There were many people in the military who disapproved of the trials, and as indeed there were in the United States. The opposition to the trials continued afterwards for decades. And people would say to me, you were at the trials? Aren't you ashamed? I mean, this was not exactly the thing for which you would be pinned with some sort of wonderful medal. The idea of holding individuals in the government responsible for what the government did was unheard of before the trials and the argument was, this is retroactive justice. You cannot do this to people. You cannot prosecute them for something that wasn't the law before they started.
Perhaps the most important person who opposed the trials was Churchill himself. Because, before the trials took place, he said we ought to take those guys out and just shoot them. What he said at the end of it all was, I was wrong.
Was everything perfect at Nuremberg? I don't believe so. But under the circumstances, it was the best way of doing it and, hopefully, it'll be the beginning of future instances like that, where the leaders of a government— and we know who they are— are eventually being brought to trial for crimes against humanity. That was the lesson of Nuremberg and this is why I just feel so good, 60 years afterwards, to be able to talk about it.
For many weary months, a mountain of incredible proof has piled up against these men. Millions of words of evidence have been heard by the judges, thousands upon thousands of documents have been examined by the finest legal minds of the four nations. For five savage and bloody years, humanity has waited for this moment of retribution, when the insane ambitions of men like these would come up against the stone wall of world justice.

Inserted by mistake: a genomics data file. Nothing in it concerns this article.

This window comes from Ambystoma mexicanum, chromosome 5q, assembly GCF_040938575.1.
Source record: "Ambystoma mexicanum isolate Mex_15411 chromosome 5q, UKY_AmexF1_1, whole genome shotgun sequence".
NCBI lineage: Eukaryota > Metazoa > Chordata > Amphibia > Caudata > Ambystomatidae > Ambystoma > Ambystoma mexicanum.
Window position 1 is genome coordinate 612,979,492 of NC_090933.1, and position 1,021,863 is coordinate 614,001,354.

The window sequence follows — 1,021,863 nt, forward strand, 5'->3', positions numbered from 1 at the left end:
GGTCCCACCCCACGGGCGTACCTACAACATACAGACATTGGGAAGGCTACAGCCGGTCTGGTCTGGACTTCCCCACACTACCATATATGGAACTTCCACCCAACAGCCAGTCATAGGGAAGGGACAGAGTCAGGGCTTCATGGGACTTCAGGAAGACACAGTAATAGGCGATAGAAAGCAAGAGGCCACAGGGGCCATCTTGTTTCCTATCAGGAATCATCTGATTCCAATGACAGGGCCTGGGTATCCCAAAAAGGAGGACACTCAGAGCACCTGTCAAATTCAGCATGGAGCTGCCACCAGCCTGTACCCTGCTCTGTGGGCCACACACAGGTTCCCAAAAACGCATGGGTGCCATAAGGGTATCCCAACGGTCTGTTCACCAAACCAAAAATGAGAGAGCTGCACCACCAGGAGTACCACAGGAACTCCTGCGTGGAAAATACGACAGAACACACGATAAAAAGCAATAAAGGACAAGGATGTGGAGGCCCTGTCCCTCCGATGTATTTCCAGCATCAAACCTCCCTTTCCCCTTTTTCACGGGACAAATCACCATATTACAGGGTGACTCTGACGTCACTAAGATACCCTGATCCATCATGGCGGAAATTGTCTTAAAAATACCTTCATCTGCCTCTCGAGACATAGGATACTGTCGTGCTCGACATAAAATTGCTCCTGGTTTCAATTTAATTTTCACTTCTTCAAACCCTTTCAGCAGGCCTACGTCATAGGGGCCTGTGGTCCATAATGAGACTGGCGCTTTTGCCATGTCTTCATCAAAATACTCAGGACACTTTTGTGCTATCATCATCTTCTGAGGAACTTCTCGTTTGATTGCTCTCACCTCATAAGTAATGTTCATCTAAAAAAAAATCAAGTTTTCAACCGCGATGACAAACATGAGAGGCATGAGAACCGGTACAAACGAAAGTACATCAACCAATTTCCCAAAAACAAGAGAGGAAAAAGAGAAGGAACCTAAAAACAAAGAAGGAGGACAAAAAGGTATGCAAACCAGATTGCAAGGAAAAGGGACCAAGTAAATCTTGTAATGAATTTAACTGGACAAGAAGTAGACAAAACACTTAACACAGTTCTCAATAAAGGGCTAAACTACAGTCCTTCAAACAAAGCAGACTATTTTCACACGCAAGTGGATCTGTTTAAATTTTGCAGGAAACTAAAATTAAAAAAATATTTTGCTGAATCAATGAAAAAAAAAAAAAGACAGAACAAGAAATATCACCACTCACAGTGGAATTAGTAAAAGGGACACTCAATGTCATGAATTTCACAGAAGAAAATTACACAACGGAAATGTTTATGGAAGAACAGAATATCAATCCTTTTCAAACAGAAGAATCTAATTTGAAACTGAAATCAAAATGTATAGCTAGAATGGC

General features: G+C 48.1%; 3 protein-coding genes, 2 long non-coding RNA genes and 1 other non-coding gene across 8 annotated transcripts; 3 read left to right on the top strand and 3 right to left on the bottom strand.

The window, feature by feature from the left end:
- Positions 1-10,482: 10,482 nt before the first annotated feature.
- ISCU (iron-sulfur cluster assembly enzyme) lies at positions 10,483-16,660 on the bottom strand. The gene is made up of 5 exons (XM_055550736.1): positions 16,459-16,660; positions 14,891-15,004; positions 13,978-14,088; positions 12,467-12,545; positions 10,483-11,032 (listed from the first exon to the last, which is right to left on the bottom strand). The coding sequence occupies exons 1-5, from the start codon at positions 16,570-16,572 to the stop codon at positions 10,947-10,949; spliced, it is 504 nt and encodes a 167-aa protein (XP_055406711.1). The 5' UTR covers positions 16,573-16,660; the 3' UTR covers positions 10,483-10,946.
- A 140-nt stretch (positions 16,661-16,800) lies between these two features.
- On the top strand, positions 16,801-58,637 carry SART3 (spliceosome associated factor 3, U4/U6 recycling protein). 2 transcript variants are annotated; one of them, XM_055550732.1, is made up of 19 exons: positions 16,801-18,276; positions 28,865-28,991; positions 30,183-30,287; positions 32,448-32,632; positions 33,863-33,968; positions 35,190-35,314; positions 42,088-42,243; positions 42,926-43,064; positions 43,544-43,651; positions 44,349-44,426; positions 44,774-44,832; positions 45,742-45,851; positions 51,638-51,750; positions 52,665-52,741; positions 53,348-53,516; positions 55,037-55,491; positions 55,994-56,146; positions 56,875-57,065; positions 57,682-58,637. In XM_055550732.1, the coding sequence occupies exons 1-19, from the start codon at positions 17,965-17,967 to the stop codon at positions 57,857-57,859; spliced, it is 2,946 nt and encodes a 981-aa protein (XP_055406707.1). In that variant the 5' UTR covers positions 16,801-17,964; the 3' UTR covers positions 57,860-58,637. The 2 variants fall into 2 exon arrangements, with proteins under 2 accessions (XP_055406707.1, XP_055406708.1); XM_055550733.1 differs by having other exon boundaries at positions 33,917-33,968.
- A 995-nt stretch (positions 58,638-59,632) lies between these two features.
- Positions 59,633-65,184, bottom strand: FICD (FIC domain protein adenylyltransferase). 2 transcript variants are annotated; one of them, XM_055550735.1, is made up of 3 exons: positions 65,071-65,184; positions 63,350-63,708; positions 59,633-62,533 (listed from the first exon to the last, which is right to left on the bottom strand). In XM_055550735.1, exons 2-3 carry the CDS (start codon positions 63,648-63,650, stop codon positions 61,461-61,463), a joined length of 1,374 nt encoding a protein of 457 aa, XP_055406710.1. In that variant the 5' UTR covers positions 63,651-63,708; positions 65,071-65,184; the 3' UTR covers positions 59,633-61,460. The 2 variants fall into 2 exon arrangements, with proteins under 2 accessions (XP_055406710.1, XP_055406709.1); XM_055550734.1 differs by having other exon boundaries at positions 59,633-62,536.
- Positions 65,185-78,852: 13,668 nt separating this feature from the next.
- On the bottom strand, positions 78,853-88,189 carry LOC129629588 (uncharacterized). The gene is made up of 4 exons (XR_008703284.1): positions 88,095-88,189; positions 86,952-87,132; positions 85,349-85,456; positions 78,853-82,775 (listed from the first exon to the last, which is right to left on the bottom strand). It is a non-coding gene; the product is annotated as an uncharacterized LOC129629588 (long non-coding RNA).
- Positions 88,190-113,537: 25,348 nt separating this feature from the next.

I think it is important to remember Nuremberg because, among the crimes not included in the indictment in Nuremberg is the crime of silence as atrocities occur throughout the world and as we turn a blind eye.
There are crimes committed by government leaders all over the world and I welcome the idea of an international court, like it was at Nuremberg, to bring these people to justice.
We were dreaming of a better world and that world meant continuing what we tried to do at Nuremberg. If we can stop aggression, if we can stop war-making That is the supreme international crime. That is the biggest atrocity of all.
To me, Nuremberg is a history of a period that I hope won't repeat but I have to say, just knowing history doesn't guarantee that it won't repeat.